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Best Management and Processing Practices of Poultry Meats

This can be a product of either a dual-purpose poultry farm that produces both meat and eggs or a single-purpose poultry farm that produces either meat or eggs for human consumption.

Poultry meat provides man with nutrients for growth, tissue replacement, and weight control because of its lower fat content. Poultry meat contains more unsaturated fatty acids than red meat.

The fat content of chicken is higher in males and older chickens. Most fat in poultry meat is found under the skin and not distributed throughout the tissues.

 Best Management and Processing Practices of Poultry Meats
Industrial equipment at a meat factory.Chicken fillet production line . Factory for the production of food from meat.Automated production line in modern food factory. Ravioli production.Meat processing plant.

The protein in poultry meat is similar to that of beef and pork in amino acids and it contains all the essential amino acids required by man.

The protein is easily digested. Poultry meat is also a good source of riboflavin, thiamin, and ascorbic acid. Minerals present in the meat include sodium, iron, sulphur, calcium, phosphorus, and chlorine.

1. Processing of Chicken

The processing of chicken is the sequence of treatments to which the chicken is subjected to obtain poultry meat for cooking. All birds destined to be slaughtered should be fasted for the previous 4-6 hours to allow the intestine to be emptied.

This helps to improve tenderness. If the poultry is not starved before slaughter, the gut may rapture when the carcass is eviscerated and its content will contaminate the carcass.

2. Catching and Transportation

Chickens can be marketed as chicken or slaughtered and prepared for the table. Either way, the birds should be caught under the least stressful conditions. The catching should be by grasping them by shanks with no more than 4 or 5 being carried at a time.

Under tropical or subtropical conditions, the best solution may be to catch the birds at dusk or night and put them in transportation crates, head first. These crates should have dimensions of 80cm x 60cm x 30cm and will hold ten mature broilers or adult laying birds.

Birds in crates should be kept out of the sun but in a well-ventilated place. Also, birds in crates should not be transported during the heat of the day.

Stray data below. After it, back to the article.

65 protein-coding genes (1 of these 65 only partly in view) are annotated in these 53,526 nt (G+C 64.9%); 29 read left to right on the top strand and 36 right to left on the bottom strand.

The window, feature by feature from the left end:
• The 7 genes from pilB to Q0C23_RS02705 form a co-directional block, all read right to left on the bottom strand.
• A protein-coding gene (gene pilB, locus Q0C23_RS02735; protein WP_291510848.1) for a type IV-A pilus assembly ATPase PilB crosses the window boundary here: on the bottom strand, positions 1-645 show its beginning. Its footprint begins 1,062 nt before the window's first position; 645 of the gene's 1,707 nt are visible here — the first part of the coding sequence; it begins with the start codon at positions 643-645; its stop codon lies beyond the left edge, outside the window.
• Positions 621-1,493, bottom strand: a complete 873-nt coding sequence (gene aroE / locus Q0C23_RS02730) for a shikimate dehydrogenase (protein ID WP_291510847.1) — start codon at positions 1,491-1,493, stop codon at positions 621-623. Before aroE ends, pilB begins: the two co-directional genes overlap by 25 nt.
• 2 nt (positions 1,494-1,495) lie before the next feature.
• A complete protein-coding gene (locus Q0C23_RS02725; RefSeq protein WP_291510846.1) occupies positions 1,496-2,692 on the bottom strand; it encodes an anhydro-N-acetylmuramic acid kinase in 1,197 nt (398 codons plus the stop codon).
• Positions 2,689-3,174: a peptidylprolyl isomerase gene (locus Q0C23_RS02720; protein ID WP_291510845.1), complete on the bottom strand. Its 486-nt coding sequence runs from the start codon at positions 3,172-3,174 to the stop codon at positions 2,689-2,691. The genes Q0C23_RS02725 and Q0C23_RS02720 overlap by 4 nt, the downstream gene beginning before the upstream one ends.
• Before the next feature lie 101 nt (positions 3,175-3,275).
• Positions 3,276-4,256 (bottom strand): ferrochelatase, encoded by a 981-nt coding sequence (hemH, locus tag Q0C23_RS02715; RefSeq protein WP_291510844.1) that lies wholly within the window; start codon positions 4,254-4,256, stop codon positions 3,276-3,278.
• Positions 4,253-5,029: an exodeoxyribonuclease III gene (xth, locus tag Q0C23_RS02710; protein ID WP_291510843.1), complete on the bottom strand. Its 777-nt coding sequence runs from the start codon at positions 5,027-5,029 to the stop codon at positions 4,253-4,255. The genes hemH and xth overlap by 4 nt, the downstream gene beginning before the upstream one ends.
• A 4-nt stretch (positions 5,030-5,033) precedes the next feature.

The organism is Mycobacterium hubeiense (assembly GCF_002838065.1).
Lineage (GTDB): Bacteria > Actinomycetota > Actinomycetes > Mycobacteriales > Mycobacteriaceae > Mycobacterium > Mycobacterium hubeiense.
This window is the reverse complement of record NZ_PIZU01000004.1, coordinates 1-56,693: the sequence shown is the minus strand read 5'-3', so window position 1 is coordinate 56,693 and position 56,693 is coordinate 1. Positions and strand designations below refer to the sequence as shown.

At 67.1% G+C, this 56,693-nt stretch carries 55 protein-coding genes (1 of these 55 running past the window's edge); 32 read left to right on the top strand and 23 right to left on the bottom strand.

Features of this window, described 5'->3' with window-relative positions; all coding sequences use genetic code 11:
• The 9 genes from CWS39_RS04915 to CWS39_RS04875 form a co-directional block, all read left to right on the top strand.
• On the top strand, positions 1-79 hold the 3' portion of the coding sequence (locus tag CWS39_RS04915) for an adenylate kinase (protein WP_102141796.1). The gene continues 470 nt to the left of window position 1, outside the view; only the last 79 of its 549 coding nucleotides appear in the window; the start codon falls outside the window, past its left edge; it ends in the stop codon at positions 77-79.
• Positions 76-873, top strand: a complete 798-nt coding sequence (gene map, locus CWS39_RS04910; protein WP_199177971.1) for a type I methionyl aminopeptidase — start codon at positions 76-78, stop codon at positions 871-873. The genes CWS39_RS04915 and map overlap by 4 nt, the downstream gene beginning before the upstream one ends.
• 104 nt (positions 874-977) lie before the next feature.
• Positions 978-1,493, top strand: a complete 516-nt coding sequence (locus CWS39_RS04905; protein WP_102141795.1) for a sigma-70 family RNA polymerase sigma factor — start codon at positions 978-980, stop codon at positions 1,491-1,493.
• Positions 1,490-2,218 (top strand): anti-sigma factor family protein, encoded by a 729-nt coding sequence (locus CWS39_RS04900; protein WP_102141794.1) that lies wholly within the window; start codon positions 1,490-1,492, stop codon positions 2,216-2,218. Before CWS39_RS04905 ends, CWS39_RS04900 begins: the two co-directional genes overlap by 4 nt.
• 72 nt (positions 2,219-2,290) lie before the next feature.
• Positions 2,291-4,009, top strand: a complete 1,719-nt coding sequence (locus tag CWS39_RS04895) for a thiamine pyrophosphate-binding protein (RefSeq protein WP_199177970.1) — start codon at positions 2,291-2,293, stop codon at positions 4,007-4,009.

3. Slaughtering

It is a standard practice to slaughter chickens at the correct age to avoid

(a) wastage of chicken feed and money because feed used by mature chickens after the 8th or 9th week is uneconomical and (b) accumulation of excess fat and loss of quality or tenderness of the meat which is not acceptable to most consumers.

The method of killing adopted influences the extent of blood drainage from the carcass. Good drainage is desirable if the carcass is to be stored for long. Some methods of slaughtering poultry are:

  1. To immobilize the chicken in a bleeding cone and cut the jugular vein to ensure complete exsanguinations. The cut can be made below the ear.
  2. To stun the birds by passing their heads through a shallow trough of electrified water. This is done in large-scale slaughtering. Once the birds are stunned, they are slaughtered by cutting the jugular vein with a knife.
  3. To hold the chickens by their legs and make a clean cut through the veins in the neck with a sharp knife about 2cm below the eyes. In all methods, allow the blood to drain away into a container rather than spilling around the slaughter house.

4. Plucking

This is the removal of the feathers. The following methods can be used:

Scalding: This is the immersion of birds in hot water for about two minutes after killing. The temperature of the hot water is about 52oC for broilers, 55oC for old laying hens, and 59oC for turkeys. Immersion helps to relax muscles and make them soft, allowing the feathers to be plucked easily.

Dry Plucking: The feathers are removed by hand easily soon after slaughter when the body is warm. The chicken is held head-downwards with one hand and the feathers are removed with the other hand.

It should be done starting from the large feathers, followed by the back, sides, and abdomen, the breast feathers, the legs, neck, and wings.